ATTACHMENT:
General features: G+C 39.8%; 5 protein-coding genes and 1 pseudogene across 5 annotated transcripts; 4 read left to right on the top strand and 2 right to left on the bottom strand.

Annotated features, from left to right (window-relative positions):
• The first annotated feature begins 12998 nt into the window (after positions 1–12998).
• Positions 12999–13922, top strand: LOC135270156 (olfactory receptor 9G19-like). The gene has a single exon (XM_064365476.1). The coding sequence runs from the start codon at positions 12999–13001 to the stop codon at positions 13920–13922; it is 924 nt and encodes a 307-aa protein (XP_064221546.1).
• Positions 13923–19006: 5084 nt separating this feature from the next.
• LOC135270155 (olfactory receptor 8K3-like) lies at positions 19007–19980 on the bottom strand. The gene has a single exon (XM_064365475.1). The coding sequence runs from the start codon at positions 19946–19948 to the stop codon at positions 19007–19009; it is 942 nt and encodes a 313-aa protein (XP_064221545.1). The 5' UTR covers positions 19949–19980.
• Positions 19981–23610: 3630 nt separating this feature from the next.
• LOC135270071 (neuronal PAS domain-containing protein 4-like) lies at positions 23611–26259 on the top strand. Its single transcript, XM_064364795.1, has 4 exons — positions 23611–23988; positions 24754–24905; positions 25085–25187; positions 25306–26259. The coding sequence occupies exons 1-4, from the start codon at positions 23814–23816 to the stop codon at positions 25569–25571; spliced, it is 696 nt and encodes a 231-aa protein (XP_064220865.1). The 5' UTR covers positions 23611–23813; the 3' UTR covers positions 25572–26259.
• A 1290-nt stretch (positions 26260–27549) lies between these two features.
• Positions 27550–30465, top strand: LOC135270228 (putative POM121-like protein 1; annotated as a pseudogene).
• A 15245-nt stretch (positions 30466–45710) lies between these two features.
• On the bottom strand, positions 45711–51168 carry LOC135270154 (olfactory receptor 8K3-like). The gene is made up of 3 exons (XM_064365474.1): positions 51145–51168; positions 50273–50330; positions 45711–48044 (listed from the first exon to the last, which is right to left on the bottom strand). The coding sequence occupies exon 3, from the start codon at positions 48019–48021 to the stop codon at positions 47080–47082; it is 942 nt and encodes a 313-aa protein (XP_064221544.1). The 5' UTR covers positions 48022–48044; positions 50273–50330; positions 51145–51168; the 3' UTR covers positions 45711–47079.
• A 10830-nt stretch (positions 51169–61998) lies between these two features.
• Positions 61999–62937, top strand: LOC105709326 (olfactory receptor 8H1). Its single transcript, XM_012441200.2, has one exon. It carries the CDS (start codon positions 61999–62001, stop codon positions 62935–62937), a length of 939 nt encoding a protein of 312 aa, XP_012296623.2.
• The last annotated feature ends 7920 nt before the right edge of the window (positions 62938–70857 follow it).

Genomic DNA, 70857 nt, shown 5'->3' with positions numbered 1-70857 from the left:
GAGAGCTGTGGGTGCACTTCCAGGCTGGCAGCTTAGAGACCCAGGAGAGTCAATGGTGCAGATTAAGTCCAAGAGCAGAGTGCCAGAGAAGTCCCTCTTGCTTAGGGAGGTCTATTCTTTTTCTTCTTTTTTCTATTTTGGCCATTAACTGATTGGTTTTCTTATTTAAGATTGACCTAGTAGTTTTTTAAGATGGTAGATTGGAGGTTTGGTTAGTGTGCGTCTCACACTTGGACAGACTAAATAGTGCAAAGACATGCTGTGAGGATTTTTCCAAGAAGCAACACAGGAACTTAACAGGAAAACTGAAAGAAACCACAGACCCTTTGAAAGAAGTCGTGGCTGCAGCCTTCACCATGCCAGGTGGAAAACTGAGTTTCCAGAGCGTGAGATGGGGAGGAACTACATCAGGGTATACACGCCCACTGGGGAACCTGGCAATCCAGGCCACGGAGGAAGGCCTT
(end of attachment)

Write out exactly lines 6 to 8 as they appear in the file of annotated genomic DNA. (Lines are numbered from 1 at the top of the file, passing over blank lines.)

• LOC135270155 (olfactory receptor 8K3-like) lies at positions 19007–19980 on the bottom strand. The gene has a single exon (XM_064365475.1). The coding sequence runs from the start codon at positions 19946–19948 to the stop codon at positions 19007–19009; it is 942 nt and encodes a 313-aa protein (XP_064221545.1). The 5' UTR covers positions 19949–19980.
• Positions 19981–23610: 3630 nt separating this feature from the next.
• LOC135270071 (neuronal PAS domain-containing protein 4-like) lies at positions 23611–26259 on the top strand. Its single transcript, XM_064364795.1, has 4 exons — positions 23611–23988; positions 24754–24905; positions 25085–25187; positions 25306–26259. The coding sequence occupies exons 1-4, from the start codon at positions 23814–23816 to the stop codon at positions 25569–25571; spliced, it is 696 nt and encodes a 231-aa protein (XP_064220865.1). The 5' UTR covers positions 23611–23813; the 3' UTR covers positions 25572–26259.